Shopping malls in the United States were in their prime in the 1970s and ’80s. Many had positioned themselves a a bright, clean, utopian alternative to inner-city blight and decay. A quarter of a century on, while the mega-malls may be thriving, the numerous smaller suburban brethren are seeing lower sales. As internet shopping and retailing pervades all reaches of our society many midsize malls are decaying or shutting down completely. Documentary photographer Seth Lawless captures this fascinating transition in a new book: Black Friday: the Collapse of the American Shopping Mall.
From the Guardian:
It is hard to believe there has ever been any life in this place. Shattered glass crunches under Seph Lawless’s feet as he strides through its dreary corridors. Overhead lights attached to ripped-out electrical wires hang suspended in the stale air and fading wallpaper peels off the walls like dead skin.
Lawless sidesteps debris as he passes from plot to plot in this retail graveyard called Rolling Acres Mall in Akron, Ohio. The shopping centre closed in 2008, and its largest retailers, which had tried to make it as standalone stores, emptied out by the end of last year. When Lawless stops to overlook a two-storey opening near the mall’s once-bustling core, only an occasional drop of water, dribbling through missing ceiling tiles, breaks the silence.
“You came, you shopped, you dressed nice – you went to the mall. That’s what people did,” says Lawless, a pseudonymous photographer who grew up in a suburb of nearby Cleveland. “It was very consumer-driven and kind of had an ugly side, but there was something beautiful about it. There was something there.”
Gazing down at the motionless escalators, dead plants and empty benches below, he adds: “It’s still beautiful, though. It’s almost like ancient ruins.”
Dying shopping malls are speckled across the United States, often in middle-class suburbs wrestling with socioeconomic shifts. Some, like Rolling Acres, have already succumbed. Estimates on the share that might close or be repurposed in coming decades range from 15 to 50%. Americans are returning downtown; online shopping is taking a 6% bite out of brick-and-mortar sales; and to many iPhone-clutching, city-dwelling and frequently jobless young people, the culture that spawned satire like Mallrats seems increasingly dated, even cartoonish.
According to longtime retail consultant Howard Davidowitz, numerous midmarket malls, many of them born during the country’s suburban explosion after the second world war, could very well share Rolling Acres’ fate. “They’re going, going, gone,” Davidowitz says. “They’re trying to change; they’re trying to get different kinds of anchors, discount stores … [But] what’s going on is the customers don’t have the fucking money. That’s it. This isn’t rocket science.”
Shopping culture follows housing culture. Sprawling malls were therefore a natural product of the postwar era, as Americans with cars and fat wallets sprawled to the suburbs. They were thrown up at a furious pace as shoppers fled cities, peaking at a few hundred per year at one point in the 1980s, according to Paco Underhill, an environmental psychologist and author of Call of the Mall: The Geography of Shopping. Though construction has since tapered off, developers left a mall overstock in their wake.
Currently, the US contains around 1,500 of the expansive “malls” of suburban consumer lore. Most share a handful of bland features. Brick exoskeletons usually contain two storeys of inward-facing stores separated by tile walkways. Food courts serve mediocre pizza. Parking lots are big enough to easily misplace a car. And to anchor them economically, malls typically depend on department stores: huge vendors offering a variety of products across interconnected sections.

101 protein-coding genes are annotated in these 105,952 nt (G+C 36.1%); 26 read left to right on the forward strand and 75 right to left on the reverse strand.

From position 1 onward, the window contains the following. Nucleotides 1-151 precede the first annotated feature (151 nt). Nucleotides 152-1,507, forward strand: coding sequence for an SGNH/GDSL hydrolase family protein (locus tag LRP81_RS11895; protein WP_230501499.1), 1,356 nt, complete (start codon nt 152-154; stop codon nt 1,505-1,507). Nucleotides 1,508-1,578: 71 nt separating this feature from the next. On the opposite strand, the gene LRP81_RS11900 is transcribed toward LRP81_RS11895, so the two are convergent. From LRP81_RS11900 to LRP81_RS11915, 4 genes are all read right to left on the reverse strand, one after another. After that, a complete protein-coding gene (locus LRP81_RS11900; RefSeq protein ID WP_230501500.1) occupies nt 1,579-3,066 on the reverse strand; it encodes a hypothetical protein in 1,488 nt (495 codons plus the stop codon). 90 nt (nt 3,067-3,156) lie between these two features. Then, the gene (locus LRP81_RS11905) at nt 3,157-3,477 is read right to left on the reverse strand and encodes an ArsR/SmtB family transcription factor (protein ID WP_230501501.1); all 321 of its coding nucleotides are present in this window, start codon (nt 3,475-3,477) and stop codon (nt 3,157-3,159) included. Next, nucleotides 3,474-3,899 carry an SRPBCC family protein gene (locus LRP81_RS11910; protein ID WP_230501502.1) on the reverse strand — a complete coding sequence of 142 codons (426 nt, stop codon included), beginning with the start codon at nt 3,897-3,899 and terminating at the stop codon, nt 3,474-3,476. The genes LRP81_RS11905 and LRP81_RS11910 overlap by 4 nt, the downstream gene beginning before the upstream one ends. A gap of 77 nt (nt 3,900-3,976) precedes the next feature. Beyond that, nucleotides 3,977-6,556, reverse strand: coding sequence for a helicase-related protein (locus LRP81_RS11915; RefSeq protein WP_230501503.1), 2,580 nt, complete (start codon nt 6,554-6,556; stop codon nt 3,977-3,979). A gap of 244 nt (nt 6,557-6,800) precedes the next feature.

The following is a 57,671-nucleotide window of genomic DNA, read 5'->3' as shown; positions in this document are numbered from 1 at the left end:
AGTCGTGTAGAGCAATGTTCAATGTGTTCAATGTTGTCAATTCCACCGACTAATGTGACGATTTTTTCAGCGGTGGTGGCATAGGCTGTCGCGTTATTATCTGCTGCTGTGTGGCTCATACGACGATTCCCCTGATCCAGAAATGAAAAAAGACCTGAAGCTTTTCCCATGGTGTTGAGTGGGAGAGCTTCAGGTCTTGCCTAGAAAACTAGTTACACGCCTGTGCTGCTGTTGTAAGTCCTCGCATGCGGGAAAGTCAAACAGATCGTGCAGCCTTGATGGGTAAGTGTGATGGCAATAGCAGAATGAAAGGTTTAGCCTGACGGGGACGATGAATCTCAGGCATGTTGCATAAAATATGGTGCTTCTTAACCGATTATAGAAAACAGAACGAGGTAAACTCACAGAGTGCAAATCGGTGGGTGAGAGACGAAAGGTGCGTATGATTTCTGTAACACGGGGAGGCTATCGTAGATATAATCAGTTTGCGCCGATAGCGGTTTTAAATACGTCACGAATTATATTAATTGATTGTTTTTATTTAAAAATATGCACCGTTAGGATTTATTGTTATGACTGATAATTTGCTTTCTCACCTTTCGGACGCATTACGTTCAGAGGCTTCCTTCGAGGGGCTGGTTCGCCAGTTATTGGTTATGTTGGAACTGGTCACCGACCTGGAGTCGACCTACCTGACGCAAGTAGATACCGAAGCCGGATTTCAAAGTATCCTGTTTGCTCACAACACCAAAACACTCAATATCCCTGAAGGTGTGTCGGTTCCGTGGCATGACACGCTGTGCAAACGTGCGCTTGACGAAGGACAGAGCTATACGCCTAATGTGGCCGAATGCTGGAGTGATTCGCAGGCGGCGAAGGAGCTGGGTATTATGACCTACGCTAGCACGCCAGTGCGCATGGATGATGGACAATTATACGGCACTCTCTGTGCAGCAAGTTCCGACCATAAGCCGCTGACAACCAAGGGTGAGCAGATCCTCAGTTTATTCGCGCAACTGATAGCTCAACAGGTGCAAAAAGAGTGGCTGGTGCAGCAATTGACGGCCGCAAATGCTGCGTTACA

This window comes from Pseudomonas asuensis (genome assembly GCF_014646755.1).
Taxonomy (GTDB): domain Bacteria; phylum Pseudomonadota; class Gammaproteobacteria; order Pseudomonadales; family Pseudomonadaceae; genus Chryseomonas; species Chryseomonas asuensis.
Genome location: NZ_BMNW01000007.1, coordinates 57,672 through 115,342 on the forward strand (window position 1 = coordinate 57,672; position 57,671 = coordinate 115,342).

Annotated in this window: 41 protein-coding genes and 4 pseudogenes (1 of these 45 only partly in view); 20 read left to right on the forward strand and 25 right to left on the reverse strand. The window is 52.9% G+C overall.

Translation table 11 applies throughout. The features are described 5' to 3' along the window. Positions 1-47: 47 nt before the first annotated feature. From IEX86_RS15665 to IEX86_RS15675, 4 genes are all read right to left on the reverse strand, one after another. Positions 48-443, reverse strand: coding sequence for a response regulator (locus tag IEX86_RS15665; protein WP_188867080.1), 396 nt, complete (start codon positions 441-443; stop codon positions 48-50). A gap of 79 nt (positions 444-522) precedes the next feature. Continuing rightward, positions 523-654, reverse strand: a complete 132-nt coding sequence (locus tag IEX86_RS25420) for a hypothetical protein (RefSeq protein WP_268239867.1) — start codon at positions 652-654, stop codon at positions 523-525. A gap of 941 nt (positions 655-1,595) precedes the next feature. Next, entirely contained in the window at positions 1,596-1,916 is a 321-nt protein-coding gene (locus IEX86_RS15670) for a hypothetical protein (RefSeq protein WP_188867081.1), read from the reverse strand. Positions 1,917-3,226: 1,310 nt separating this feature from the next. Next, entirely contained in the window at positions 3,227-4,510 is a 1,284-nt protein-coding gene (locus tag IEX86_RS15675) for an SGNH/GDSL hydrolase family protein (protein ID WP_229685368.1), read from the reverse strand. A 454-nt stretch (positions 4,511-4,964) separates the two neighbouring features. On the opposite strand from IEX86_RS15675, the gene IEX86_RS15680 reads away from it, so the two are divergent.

For mid-century Americans, these gleaming marketplaces provided an almost utopian alternative to the urban commercial district, an artificial downtown with less crime and fewer vermin. As Joan Didion wrote in 1979, malls became “cities in which no one lives but everyone consumes”. Peppered throughout disconnected suburbs, they were a place to see and be seen, something shoppers have craved since the days of the Greek agora. And they quickly matured into a self-contained ecosystem, with their own species – mall rats, mall cops, mall walkers – and an annual feeding frenzy known as Black Friday.
“Local governments had never dealt with this sort of development and were basically bamboozled [by developers],” Underhill says of the mall planning process. “In contrast to Europe, where shopping malls are much more a product of public-private negotiation and funding, here in the US most were built under what I call ‘cowboy conditions’.”
Shopping centres in Europe might contain grocery stores or childcare centres, while those in Japan are often built around mass transit. But the suburban American variety is hard to get to and sells “apparel and gifts and damn little else”, Underhill says.
Nearly 700 shopping centres are “super-regional” megamalls, retail leviathans usually of at least 1 million square feet and upward of 80 stores. Megamalls typically outperform their 800 slightly smaller, “regional” counterparts, though size and financial health don’t overlap entirely. It’s clearer, however, that luxury malls in affluent areas are increasingly forcing the others to fight for scraps. Strip malls – up to a few dozen tenants conveniently lined along a major traffic artery – are retail’s bottom feeders and so well-suited to the new environment. But midmarket shopping centres have begun dying off alongside the middle class that once supported them. Regional malls have suffered at least three straight years of declining profit per square foot, according to the International Council of Shopping Centres (ICSC).
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Image: Mall of America. Courtesy of Wikipedia.